This year’s new features are mostly focused on the Pencil Pro. It includes a handy new squeeze gesture that makes it easier to access menus and frequently used tools. Apple is also allowing developers to personalize what occurs when you squeeze in their apps, so expect some great and bizarre connections shortly. The new Barrel Roll feature will also be a great gain for artists of all kinds, since it allows you to turn your virtual brush or pen simply by twisting the Pencil while drawing. (It works great, but I’m utterly unqualified to critique anything from an artist’s standpoint. We’ll have more on that shortly.)

    The same goes for the new Magic Keyboard, which is my personal favorite improvement of the year. When you dock the iPad in the attachment, it adds a full keyboard and trackpad while floating the iPad above it—it’s the most laptop-like way to use an iPad. The new model is sturdier than the previous one, although it still wobbles somewhat when you contact the iPad screen. The keyboard feels amazing, similar to the keys on a MacBook or the original Magic Keyboard. Now that there’s a row of function keys and a larger trackpad, I can use the gadget for hours without ever lifting my hands. Best of all, it’s roughly 50 grams lighter than before (658g on the new model, according to my kitchen scale, vs. 710g on the previous model), contributing to the new Pro’s overall lower footprint.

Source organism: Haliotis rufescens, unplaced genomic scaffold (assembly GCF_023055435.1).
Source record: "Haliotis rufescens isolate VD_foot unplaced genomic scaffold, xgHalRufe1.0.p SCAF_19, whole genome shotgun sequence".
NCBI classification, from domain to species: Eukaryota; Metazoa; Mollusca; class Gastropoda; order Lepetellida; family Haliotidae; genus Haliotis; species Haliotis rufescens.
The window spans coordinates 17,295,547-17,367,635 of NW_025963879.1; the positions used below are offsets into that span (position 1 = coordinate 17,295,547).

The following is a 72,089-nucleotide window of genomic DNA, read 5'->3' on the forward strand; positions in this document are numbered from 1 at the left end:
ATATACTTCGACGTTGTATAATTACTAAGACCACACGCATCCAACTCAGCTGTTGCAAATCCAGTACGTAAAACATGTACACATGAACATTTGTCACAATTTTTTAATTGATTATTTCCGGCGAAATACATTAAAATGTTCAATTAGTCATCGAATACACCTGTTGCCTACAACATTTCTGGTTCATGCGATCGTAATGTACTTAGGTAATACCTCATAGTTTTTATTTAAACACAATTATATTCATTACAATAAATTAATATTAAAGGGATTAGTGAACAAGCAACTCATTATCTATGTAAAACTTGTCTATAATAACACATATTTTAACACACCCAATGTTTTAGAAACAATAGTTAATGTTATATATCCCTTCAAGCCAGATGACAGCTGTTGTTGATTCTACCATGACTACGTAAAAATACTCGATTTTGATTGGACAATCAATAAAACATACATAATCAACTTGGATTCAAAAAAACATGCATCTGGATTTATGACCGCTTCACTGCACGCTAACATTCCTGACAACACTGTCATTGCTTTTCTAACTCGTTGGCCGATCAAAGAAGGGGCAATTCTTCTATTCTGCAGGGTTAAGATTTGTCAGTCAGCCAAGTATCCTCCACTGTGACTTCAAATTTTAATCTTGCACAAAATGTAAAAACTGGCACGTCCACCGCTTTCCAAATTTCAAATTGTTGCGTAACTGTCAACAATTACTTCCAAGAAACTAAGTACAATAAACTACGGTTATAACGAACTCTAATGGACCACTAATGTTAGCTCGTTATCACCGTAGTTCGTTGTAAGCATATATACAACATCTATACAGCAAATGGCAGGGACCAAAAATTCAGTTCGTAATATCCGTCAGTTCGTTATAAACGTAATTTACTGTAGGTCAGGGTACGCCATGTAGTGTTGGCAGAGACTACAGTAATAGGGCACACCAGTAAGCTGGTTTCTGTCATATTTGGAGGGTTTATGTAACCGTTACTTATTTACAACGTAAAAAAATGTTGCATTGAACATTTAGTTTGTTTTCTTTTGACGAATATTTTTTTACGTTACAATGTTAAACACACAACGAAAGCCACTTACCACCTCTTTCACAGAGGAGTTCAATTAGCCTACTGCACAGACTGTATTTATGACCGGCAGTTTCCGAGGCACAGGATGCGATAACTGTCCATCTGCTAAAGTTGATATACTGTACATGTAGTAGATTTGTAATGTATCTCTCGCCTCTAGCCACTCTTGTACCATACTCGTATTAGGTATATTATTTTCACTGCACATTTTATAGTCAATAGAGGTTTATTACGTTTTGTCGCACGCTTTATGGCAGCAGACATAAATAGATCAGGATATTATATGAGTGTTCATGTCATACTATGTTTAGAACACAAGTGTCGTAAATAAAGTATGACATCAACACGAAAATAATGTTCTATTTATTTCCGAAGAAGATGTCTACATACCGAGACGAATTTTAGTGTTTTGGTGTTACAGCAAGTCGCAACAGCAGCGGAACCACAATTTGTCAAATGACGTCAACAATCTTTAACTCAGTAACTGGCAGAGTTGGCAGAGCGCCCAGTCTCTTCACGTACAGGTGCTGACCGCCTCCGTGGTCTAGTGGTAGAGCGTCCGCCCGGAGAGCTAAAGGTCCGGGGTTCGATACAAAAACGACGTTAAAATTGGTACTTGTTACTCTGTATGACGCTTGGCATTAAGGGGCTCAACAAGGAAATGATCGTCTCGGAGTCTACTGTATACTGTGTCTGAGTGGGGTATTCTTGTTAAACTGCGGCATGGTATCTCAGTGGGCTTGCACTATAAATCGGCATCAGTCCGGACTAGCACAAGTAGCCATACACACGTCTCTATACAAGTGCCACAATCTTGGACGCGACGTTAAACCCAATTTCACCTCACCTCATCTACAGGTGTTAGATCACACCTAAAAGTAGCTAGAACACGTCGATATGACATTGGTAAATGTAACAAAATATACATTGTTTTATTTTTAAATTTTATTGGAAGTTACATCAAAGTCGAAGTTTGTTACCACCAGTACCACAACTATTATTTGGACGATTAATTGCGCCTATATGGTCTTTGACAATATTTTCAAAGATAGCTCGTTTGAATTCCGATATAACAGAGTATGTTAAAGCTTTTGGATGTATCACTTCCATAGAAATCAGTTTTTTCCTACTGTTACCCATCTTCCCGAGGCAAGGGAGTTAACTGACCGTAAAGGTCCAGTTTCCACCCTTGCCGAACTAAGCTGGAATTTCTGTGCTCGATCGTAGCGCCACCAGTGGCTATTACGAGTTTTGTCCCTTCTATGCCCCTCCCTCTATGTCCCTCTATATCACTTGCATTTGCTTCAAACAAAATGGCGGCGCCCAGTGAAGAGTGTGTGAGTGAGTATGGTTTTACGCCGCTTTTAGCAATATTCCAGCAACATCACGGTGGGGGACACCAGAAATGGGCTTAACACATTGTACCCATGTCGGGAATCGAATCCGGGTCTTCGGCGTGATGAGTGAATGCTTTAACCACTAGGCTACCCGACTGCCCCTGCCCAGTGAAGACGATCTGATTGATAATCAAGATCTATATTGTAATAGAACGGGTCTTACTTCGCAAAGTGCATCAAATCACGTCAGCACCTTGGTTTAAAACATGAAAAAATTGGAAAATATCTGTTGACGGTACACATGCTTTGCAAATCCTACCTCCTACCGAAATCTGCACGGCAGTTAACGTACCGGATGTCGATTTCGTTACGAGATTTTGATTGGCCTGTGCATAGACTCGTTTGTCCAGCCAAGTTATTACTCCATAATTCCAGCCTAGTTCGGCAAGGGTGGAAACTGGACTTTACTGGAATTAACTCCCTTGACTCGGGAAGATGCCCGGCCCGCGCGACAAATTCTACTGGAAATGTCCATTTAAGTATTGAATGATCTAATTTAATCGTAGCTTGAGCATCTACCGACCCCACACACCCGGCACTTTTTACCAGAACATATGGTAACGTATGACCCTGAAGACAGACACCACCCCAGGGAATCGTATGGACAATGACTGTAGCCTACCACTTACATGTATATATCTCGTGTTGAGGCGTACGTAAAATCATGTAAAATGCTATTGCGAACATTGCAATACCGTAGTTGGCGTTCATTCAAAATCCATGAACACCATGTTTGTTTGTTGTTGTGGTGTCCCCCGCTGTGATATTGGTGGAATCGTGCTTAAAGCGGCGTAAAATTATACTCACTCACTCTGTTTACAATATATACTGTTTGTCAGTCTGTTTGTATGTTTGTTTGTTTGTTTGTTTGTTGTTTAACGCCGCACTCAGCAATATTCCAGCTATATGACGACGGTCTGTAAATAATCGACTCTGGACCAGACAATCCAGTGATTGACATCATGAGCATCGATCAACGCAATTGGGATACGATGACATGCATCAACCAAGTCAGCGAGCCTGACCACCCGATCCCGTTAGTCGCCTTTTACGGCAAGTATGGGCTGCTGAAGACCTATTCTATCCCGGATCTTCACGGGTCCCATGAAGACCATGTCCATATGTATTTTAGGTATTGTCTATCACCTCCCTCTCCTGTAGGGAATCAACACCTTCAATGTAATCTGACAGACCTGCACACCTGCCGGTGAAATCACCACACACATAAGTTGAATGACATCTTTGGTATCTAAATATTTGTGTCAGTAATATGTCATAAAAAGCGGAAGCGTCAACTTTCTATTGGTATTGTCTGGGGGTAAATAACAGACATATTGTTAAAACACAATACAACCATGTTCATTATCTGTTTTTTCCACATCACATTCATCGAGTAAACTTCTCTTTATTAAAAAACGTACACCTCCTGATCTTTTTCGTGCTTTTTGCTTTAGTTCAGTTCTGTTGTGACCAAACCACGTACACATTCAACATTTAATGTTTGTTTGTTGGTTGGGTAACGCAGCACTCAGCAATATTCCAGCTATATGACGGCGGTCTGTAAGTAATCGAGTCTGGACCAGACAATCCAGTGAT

In my own use, my iPad rarely leaves the keyboard case. I use the Magic Keyboard to journal, email, and as a stand while cooking and watching TV. Having a better keyboard in a smaller compact is really important to me. However, for $299, it will not appeal to many individuals. With both of its accessories, Apple is making the Pro more desirable to those who already own one but doing little to attract those who do not.

    It is worth noting that AI has the potential to transform the entire equation. Maybe generative AI can improve photos so much that everyone will want a large, gorgeous screen. Perhaps Siri will improve so much that the iPad will become a smart home controller. Perhaps the camera software will be so impressive that you will always use a tablet for video calls. Maybe, just maybe. WWDC comes in a few weeks, and I expect Apple to make a strong case that developments in AI make the iPad Pro more than just an iPad. If it can make the point that a super-powerful, super-portable, jack-of-all-trades device is what you need in the future, I’ll probably be running to buy an iPad Pro.

    Apple iPad Pro (2024)


    • Great screen
    • Thinner, lighter, easier to hold
    • Camera’s in the right place
    • Super-fast performance


    • Full setup is really expensive
    • iPadOS just can’t keep up with the hardware